I've never formally studied art, so my opinions may be plebeian, but I like to think that I'm fairly intelligent, and I do have some experience making art. The question on my mind today deals with the concept of "fine art erotica". Not that I've ever really heard the term before. I can't claim to be the first person to think of it, but - especially in light of the art vs. porn debate - it seems like it could use some consideration. The first question to ask is, what is fine art?
Much as I hate to boil down a complicated concept to its most simple essence (aw, who am I kidding, I love doing it), the quickest explanation that has stuck in my head over the years is that "fine" art is art for art's sake. Which is kind of a nebulous definition, but then, art is a nebulous concept. There is some difficulty with this definition, however.
Very much like in the debate between art and porn, where porn is used to denigrate media that does not rise to the quality of "art", "fine art" is often considered to be art of a particular quality, above that of pop art and other kinds of "applied" art. Think of the different values that are awarded opera versus dance music. However, my opinion is that "pop", or "applied", art can be just as "fine" as "fine art" (very much like how pornography can, if rarely, be just as artistic as the best examples of art).
If you're considering "fine art" by the definition of "art for art's sake", then even if the art is being commissioned for some other sake, the "artsiness" of it can still approach "fine art" quality - it all depends on the intentions (and skill) of the artist. I bring this up because it seems to me that if "fine art" must aspire to no other purpose than aesthetics, then erotic art, of the type that I like to create, can never reach this standard since it has the dual purpose of being beautiful and being sexually appealing.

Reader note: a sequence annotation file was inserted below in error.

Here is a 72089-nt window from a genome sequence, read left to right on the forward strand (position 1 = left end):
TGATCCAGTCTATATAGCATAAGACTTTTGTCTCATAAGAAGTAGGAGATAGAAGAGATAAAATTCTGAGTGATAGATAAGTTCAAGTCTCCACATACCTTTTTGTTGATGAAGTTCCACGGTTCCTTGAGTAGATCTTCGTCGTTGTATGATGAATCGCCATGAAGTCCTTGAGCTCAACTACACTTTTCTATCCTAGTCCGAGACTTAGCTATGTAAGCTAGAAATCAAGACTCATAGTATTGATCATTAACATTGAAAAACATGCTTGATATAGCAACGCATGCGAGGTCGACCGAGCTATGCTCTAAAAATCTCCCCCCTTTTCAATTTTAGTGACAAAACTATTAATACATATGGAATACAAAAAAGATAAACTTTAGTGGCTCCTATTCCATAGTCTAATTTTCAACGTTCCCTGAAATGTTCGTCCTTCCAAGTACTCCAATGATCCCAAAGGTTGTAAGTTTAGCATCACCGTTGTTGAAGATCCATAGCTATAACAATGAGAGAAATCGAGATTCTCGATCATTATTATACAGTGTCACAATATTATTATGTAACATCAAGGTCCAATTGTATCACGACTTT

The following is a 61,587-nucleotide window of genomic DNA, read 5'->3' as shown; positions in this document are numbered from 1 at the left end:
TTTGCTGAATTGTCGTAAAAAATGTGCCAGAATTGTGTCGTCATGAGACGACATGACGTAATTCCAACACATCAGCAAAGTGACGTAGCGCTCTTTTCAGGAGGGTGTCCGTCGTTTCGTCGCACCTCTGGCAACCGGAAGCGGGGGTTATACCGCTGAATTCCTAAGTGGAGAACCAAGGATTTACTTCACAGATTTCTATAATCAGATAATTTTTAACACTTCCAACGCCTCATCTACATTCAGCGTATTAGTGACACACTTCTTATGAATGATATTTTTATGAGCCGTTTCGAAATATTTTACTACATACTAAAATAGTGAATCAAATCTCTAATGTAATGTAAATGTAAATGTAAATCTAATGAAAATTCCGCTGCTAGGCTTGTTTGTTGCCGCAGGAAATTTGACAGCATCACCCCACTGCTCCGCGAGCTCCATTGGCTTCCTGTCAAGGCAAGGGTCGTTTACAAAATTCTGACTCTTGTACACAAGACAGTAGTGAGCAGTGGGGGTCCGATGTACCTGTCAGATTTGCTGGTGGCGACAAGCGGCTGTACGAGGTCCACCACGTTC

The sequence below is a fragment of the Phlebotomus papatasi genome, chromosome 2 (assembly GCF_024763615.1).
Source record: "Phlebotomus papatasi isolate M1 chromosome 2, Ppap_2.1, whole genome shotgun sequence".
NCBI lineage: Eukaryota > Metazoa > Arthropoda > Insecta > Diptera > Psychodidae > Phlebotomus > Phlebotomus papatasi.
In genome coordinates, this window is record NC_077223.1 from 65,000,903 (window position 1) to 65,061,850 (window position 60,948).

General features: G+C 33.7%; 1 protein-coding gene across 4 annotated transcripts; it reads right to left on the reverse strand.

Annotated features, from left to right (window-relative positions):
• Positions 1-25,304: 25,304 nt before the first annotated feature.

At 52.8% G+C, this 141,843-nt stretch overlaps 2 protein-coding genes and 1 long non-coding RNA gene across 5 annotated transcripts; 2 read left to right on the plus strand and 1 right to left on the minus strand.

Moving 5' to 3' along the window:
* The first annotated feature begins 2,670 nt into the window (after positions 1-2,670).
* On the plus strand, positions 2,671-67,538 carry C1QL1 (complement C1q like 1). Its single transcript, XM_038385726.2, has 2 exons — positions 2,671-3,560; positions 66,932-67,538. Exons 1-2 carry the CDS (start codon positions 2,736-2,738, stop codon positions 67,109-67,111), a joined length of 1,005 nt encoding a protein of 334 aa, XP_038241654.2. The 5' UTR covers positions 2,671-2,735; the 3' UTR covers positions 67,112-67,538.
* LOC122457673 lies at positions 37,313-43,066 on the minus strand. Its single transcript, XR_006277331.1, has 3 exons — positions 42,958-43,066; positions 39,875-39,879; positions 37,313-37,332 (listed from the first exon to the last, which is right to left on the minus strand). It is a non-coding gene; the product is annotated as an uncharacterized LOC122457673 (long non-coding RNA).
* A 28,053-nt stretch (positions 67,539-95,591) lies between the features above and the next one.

Take a bowl of fruit, for example. Why would anyone draw a bowl of fruit, other than to demonstrate its natural beauty, and the artist's own proficiency? It is not being drawn to inspire hunger in the viewer - that would be called advertising. But then, there is this thing called the "fine art nude". It seems to me that, at least in some cases, the artist is primarily (if not exclusively) concerned with the aesthetic beauty of the human body. Is it simply not possible to depict, artistically, matters of human sexuality in a way that does not pander to the erotic impulse? And how much of that responsibility lies in the artist, and how much in the viewer?
I'm not particularly concerned with the "badge" of "fine art", and whatever prestige it may bring the bearer. I think too much dedication to "purity" - in this case as to the intention of creating art - can render a piece stale, and devoid of humanity. Of greater concern to me is the aesthetic quality of a piece of art, and it is firmly my opinion that erotic art can achieve the quality of the greatest fine art. Certainly, the right piece, taken in comparison to a similar fine art nude, can be every bit its equal in terms of artistic and aesthetic quality. And some fine art nudes - whatever the artists' alleged intent - can certainly be interpreted to be just as erotically compelling as a comparable piece of so-called "fine art erotica".
And if this is not an example of that, then I don't know what is:
I'm not claiming it to be the equal of Michelangelo's David, necessarily, but considering the vast array of nudes (of variable quality) that claim the title of "fine art", I see it as nothing more than prejudice to believe that erotic art cannot aspire to the same goals. Especially considering the honored treatment this image would receive if all you changed was - not anything about the light or composition, but - the tumescence of the male organ...